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The trouble with Groundswell

Charlene Li and Josh Bernoff at industry analysts Forrester are bagging a lot of positive blog hype over their new book Groundswell: Winning in a World Transformed by Social Technologies. In my view the hype levels buzzing aeround the book make certain enterprise software claims seem tame.
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Written by Dennis Howlett on

Charlene Li and Josh Bernoff at industry analysts Forrester are bagging a lot of positive blog hype over their new book Groundswell: Winning in a World Transformed by Social Technologies. In my view the hype levels buzzing aeround the book make certain enterprise software claims seem tame. This from David Berkowitz:

...is the best book on social media I've ever read, and it may be the best book ever written on the subject.

Or this from  B.L. Ochman:

I've read a few dozen books about Internet marketing, new media, blogging, etc. Many are well written. Some have flashes of brilliance. But Groundswell trumps all the new media marketing books written so far.

If you read this blog with any regularity, you know I don't gush. Rant yes, gush no. But I'm gushing about Groundswell.

No-one should be surprised because these positive comments reflect a world view with which these writers concur. And yes, I have seen examples of tools that allow marketers to more effectively engage retail customers. But they are relatively thin on the ground. Then I came across Des Walsh's analysis:

...I was a tad concerned by the following statement in the excerpt:

Technology, the second force driving the groundswell, has changed everything as far as people’s social interactions are concerned. For one thing, nearly everyone’s online - in 2006, that meant 73 percent of Americans and 64 percent of Europeans, for example. (Excerpt, p. 10)

“Nearly everyone”? Ahem, it’s not a lot more than 16% in China (growing certainly and the percentages for Beijing and Shanghai are higher, but still not as high as for North America, although approaching the European).

Yes, in the resources for reviewers, there are some tables which include consumer data from a wider group of countries including Japan and South Korea. What I looked for in vain so far is evidence of involvement at the corporate level in some of these “other” countries.

It may be that the data is not there, or not accessible. Perhaps the book spells that out.

Just hold that thought about corporations for a moment.

Des reckons that an un-named South African winery the Groundswell authors refer to is Stormhoek. I know this case well and Hugh MacLeod, the blogger behind it. Hugh came up with an inspired way of reworking the classic but normally non-scalable word of mouth marketing technique that combined Hugh's edgy approach to marketing messages, his blog popularity and the old 'free sample' technique. As a marketing exercise it worked spectacularly well.  But as part of a broader business model it failed because the main UK distributor ran out of money and went out of business. This was something I warned about in 2005.

At the time, Hugh was figuring out how to send Stormhoek into hyper growth and I said that if the company didn't make sure its supply chain was geared up to handle massive growth then it would get into trouble. That's pretty much what happened.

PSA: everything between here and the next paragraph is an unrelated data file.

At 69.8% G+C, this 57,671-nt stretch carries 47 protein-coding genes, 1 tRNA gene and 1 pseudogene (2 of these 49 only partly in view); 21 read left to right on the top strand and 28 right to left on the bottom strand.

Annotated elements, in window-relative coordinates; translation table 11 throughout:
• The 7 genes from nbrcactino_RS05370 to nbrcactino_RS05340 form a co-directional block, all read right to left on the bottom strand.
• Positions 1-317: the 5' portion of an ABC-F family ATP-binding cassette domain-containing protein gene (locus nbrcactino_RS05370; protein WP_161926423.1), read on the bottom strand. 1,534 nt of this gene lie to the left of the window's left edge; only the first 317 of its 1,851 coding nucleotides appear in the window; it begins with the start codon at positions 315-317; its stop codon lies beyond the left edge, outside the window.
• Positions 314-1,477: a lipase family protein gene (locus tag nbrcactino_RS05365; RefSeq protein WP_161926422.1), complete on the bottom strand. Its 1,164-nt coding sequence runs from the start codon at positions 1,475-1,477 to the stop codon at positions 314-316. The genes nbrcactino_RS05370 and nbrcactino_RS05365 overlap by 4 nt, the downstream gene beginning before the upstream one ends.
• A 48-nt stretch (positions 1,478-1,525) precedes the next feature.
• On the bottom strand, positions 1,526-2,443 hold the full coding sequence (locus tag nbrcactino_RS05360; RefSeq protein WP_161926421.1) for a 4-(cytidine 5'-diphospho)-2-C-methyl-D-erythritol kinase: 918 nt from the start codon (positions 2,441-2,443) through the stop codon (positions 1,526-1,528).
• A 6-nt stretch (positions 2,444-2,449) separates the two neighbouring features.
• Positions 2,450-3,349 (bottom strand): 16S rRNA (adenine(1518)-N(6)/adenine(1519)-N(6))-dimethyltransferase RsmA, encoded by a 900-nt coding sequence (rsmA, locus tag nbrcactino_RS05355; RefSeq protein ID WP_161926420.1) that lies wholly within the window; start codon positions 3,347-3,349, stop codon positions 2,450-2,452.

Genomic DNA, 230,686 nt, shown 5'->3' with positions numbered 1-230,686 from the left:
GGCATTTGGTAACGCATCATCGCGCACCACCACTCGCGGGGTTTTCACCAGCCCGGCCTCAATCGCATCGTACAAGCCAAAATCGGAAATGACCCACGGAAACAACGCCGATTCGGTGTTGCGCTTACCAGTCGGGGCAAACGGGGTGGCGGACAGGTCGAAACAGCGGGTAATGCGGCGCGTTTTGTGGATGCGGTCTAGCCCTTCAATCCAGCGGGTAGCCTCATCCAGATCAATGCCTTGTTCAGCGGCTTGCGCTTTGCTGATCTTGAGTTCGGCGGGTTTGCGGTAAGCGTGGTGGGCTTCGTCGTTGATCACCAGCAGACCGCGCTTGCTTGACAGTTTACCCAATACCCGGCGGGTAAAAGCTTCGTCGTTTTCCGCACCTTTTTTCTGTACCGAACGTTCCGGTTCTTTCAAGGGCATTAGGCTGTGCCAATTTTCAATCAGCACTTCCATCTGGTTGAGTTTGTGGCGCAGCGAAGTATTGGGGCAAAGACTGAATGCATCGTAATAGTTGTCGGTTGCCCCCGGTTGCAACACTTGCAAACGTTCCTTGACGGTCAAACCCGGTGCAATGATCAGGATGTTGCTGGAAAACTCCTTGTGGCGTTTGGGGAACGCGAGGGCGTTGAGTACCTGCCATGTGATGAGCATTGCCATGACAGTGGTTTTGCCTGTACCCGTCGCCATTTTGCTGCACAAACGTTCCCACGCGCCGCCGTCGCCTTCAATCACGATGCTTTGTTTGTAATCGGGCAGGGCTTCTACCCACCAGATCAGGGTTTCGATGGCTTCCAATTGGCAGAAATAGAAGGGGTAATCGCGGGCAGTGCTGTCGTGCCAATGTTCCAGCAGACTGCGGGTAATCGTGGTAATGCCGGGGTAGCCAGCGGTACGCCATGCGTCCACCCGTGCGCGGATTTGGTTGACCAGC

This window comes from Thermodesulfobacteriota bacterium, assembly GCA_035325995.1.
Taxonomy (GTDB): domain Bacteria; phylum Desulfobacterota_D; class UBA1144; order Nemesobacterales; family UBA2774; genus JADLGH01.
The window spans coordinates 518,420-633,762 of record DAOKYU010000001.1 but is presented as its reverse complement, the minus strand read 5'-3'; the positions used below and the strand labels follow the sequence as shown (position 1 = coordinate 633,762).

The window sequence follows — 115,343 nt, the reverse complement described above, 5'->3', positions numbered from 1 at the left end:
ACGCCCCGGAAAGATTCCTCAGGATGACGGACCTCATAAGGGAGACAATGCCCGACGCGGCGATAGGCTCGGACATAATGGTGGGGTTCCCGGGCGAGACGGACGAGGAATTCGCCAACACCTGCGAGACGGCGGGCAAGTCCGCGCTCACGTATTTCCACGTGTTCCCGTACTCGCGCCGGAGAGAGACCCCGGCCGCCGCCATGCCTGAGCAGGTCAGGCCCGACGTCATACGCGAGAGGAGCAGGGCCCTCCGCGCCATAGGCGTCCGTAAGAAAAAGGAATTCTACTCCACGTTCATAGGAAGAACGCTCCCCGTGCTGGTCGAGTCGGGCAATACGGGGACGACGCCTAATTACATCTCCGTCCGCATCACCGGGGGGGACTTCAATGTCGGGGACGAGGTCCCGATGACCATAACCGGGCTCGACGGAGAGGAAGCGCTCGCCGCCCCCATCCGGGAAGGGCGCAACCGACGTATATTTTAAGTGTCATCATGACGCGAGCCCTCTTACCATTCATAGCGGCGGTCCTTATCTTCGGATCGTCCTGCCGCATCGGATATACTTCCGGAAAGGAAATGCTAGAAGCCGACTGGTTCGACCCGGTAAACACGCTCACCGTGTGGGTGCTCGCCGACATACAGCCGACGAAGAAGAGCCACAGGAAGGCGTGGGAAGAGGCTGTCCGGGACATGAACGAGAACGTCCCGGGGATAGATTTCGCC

Now twist this sideways. Rising creative marketer Sam Lawrence has been talking about the disconnect between existing internal systems of communication and data handling, the new forms of emergent collaboration and the manner in which corporations are organized. In his latest post, Sam says:

The new people-focused enterprise wants its head back. They want the place for the people to easily unify and get to the point. You can call this “Enterprise 2.0? you can call this “social productivity,” it doesn’t really matter what you call it other than it’s going to turn things right-side up.

Sam is right to draw attention to this issue even though it is really a veiled attack on Microsoft Sharepoint's file centric approach to collaboration. Even if Sam's nirvana materialized tomorrow we'd be faced with chaos and the likelihood of many Stormhoek disasters. No responsible management team will allow that to happen.

To date, there has been no considered discussion about how the unstructured world of information discovery and action gets married to the hyper growth world of groundswell marketing or the transaction systems that demonstrate the results companies are looking for - improved effective asset usage. It's a massive flaw yet representative of the very disconnect to which Sam refers. Do you know for example that most supply chain problems are solved on disparate non-shareable spreadsheets? Has anyone given serious thought as to how you engage the wee machine shop in Kansas that happens to make vital parts? Is industry as a whole looking hard at the value of telemetry across the whole supply chain? What about vendor relationship management that takes the principles of CRM and applies those to suppliers?

I hope Groundswell does well and that it allows companies to find new ways to be more effective in their marketing strategies with technology driving those trends. But what industry needs now is some balance. Without that, I fear that the marketing mavens will find their worlds come crashing around their ears and an intensification of the siloed behaviors that Sam and others are so keen to see put out to grass.

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